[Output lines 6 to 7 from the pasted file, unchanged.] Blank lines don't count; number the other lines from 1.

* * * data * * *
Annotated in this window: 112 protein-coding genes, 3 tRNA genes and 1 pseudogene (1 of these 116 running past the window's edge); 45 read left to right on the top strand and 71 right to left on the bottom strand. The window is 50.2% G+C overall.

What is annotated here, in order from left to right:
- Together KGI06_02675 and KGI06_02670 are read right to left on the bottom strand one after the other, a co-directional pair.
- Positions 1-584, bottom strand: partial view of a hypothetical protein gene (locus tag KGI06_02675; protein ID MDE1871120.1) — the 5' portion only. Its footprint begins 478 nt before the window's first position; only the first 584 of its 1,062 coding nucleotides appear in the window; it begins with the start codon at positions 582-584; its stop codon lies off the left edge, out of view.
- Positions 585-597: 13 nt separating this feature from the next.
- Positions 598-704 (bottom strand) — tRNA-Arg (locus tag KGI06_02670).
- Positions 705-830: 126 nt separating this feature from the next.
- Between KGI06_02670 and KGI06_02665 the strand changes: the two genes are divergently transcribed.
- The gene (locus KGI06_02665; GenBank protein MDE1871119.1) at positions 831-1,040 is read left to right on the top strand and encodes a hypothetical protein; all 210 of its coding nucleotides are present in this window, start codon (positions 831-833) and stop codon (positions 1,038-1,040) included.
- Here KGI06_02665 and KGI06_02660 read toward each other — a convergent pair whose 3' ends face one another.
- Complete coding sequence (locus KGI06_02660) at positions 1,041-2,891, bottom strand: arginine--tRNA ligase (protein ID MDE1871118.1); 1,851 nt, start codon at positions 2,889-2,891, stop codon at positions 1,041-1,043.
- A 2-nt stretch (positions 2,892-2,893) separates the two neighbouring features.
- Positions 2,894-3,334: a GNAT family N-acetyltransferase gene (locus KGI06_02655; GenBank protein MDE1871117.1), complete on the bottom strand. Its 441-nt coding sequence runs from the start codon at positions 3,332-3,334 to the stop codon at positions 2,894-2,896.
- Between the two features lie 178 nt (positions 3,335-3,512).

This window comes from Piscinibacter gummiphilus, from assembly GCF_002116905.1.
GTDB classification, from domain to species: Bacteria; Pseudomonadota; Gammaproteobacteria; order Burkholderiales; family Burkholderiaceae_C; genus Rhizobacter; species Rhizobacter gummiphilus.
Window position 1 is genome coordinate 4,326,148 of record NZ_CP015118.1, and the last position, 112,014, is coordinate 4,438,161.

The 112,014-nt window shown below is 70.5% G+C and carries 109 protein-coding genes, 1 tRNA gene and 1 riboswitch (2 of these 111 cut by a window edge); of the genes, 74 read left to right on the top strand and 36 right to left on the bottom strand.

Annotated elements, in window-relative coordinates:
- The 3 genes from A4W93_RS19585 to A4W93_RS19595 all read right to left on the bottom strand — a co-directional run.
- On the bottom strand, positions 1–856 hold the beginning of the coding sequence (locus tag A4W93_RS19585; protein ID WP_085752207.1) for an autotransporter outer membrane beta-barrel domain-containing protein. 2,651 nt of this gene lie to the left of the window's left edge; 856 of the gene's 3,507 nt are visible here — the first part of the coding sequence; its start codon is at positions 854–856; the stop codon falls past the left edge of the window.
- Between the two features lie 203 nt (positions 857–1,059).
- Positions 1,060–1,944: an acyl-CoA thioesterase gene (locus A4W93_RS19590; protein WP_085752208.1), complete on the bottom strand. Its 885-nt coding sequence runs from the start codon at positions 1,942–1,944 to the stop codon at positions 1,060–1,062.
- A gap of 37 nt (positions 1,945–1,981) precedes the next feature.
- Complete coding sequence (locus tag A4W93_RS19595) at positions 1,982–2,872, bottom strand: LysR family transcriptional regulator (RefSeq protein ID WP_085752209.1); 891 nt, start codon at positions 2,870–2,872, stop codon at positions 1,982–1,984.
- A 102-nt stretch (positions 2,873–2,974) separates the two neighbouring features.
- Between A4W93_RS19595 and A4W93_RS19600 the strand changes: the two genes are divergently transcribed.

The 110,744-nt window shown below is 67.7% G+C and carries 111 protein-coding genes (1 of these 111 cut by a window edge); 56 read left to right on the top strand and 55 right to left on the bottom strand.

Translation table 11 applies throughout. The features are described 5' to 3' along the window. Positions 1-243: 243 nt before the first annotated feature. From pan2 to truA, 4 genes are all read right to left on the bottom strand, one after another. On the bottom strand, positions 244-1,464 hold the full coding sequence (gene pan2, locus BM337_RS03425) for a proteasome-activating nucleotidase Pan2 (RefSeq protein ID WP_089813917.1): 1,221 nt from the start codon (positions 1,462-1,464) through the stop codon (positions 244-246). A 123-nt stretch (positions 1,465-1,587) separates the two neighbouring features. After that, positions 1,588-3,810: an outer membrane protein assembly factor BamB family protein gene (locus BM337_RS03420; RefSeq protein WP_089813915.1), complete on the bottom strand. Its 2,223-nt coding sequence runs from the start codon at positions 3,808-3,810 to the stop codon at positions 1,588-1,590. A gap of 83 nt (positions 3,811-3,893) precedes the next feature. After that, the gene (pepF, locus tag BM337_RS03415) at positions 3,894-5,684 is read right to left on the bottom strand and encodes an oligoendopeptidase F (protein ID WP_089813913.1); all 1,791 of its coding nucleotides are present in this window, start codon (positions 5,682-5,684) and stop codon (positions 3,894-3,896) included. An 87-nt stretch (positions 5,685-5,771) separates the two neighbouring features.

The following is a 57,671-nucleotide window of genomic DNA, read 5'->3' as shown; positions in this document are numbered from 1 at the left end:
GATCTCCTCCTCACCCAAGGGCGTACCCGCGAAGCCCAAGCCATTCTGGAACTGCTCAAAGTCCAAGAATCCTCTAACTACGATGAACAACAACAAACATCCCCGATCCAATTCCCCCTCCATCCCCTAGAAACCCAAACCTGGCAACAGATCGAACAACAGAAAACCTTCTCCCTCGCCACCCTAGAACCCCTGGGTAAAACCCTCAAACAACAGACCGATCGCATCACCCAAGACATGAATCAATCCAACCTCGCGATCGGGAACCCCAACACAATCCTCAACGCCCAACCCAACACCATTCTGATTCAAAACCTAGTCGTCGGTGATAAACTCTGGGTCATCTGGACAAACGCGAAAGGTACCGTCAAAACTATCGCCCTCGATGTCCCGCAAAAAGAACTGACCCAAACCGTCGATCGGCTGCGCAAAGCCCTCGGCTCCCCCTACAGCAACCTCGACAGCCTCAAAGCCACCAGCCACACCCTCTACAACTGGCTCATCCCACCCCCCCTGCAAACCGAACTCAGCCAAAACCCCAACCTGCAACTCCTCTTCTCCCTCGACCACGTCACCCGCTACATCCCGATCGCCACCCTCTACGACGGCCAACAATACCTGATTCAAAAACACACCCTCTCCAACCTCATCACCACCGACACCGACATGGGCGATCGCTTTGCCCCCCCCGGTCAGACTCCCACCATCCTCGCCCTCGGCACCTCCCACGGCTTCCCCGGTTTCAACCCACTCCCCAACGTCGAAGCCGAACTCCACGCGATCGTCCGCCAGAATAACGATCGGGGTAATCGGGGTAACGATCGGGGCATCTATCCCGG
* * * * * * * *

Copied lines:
- Positions 598-704 (bottom strand) — tRNA-Arg (locus tag KGI06_02670).
- Positions 705-830: 126 nt separating this feature from the next.